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let's say I take free shell and start irssi with the nick: nick_test and of course nick stays online 24/7, right?

But if I connect with my IRC client, like mIRC or xchat and set my nick to nick_test I'm not be able connect because the nick will be taken, right? I need a bit infomation.

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When you say "free shell", do you mean a free shell account? Or a shell that is not currently in use? –  Wuffers Feb 26 '11 at 1:28
    
Even if a name is taken you'll be able to connect, most clients will automatically pick a guest name, or failing that the ircd will likely do it for you. –  Phoshi Apr 10 '11 at 15:19

2 Answers 2

up vote 5 down vote accepted

You misunderstand IRSSI to some extent - IRSSI is merely a CLI IRC client, you access over a remote terminal app. What you're asking for is called a bouncer - effectively a persistent 'proxy' type programme that remains connected to the network, and relays to another IRC client when connected. psyBNC is a common one.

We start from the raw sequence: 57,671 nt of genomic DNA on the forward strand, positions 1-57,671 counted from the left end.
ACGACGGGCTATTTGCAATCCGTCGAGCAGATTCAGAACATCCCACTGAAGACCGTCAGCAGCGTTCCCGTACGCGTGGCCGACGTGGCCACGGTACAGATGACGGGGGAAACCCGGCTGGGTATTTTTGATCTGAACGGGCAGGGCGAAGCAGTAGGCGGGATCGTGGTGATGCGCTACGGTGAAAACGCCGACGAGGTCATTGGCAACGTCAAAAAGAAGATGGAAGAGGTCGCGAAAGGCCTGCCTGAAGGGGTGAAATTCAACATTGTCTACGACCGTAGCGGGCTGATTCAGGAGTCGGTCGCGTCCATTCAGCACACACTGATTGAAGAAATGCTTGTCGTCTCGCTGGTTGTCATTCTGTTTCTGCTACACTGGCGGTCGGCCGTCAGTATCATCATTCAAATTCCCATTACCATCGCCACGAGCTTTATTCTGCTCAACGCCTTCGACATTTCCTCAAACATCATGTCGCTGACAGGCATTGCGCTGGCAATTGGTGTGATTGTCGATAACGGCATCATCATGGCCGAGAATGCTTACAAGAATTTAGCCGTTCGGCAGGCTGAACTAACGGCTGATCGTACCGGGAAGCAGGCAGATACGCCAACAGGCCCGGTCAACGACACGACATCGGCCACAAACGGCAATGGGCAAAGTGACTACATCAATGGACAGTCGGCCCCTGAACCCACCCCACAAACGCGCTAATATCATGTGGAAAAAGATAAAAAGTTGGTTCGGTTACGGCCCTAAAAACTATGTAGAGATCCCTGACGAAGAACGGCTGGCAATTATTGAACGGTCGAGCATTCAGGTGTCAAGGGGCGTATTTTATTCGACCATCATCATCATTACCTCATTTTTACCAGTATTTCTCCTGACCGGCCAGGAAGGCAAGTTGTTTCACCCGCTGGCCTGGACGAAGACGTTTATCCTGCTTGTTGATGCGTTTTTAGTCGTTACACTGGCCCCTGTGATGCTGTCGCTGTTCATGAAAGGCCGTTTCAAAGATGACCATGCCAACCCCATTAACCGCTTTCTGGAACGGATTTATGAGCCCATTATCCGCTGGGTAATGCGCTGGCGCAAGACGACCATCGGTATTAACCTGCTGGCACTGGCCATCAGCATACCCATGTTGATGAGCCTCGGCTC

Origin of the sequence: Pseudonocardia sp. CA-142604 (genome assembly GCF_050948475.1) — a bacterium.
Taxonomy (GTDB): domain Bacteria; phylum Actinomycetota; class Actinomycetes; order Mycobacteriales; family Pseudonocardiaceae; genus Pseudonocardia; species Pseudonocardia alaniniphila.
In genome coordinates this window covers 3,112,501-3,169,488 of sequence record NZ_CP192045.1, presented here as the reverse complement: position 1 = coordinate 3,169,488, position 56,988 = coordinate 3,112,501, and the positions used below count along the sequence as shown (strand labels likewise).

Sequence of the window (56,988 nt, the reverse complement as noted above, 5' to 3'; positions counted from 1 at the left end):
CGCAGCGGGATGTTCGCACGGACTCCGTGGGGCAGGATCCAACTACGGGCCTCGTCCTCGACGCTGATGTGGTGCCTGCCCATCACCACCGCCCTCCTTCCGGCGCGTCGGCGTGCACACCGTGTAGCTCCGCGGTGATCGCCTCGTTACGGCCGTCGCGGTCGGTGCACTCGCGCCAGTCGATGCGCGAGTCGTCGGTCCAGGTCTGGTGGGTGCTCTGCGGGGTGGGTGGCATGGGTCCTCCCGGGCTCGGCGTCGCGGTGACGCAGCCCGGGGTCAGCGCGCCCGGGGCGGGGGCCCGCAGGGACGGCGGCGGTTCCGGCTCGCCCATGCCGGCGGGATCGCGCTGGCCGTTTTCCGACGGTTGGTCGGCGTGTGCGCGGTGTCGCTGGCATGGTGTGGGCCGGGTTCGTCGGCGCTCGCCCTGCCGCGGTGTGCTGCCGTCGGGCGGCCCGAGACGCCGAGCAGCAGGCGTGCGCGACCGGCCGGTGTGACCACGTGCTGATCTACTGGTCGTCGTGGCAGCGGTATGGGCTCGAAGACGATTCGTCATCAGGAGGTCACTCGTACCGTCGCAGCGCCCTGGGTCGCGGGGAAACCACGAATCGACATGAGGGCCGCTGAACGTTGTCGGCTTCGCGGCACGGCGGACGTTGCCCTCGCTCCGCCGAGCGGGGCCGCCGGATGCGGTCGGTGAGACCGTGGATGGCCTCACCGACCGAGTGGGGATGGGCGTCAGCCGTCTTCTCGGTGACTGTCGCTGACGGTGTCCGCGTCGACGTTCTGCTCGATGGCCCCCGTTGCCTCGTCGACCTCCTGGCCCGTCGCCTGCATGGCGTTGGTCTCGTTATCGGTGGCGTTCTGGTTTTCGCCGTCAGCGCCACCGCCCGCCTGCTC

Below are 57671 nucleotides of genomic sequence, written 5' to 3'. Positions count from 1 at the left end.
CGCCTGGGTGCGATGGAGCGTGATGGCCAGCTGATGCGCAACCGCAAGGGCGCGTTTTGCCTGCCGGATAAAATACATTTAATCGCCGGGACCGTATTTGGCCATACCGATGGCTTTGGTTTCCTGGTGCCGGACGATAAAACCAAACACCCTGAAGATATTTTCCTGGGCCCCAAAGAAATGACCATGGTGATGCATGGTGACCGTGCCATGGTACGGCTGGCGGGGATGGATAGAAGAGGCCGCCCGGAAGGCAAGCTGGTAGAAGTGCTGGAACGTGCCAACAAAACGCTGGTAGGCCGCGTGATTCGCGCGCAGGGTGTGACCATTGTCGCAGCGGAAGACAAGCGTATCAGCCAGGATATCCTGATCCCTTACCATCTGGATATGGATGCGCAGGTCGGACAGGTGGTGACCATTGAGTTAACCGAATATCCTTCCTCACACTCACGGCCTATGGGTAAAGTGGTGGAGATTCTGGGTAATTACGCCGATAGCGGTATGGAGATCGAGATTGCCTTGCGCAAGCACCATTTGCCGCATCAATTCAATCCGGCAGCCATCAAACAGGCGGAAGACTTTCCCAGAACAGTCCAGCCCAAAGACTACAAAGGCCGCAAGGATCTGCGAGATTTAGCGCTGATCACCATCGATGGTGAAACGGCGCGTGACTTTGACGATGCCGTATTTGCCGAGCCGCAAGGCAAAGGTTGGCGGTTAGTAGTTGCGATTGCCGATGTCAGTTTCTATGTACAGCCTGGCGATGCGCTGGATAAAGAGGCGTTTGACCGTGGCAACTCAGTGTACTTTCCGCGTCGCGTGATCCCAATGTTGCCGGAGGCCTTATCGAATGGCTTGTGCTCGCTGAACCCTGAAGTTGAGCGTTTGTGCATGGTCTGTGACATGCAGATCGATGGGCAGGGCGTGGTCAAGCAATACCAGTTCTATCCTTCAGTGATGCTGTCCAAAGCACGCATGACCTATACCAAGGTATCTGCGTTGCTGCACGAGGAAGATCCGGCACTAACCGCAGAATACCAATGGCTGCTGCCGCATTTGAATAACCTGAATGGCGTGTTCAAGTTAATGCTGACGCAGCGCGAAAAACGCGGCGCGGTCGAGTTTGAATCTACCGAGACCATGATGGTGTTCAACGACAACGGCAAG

I'd note not all IRC networks or shells support psyBNC, and your mileage may vary in terms of performance.

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ZNC is a superior alternative to psyBNC. –  paradroid May 19 '11 at 22:07
    
to me, the best bouncer i've used was winbnc, but its impossible to find :( –  Journeyman Geek May 19 '11 at 23:50

Following on from @Journetman Geek 's answer, what you are talking about is indeed a bouncer. But even in a free shell that does not provide a bouncer, you can still stay online with your nick even if you are not actually logged into the shell. The trick is to use screen.

Start up a screen session and start irssi from within it. Then, when you want to log out, don't /quit from irssi but deattach from screen (use C-a d) and then logout of the shell. When you login back into the shell again, just start screen to reattach to the running session (use screen -raAd). Thus your nick stays online even though you are off the shell.

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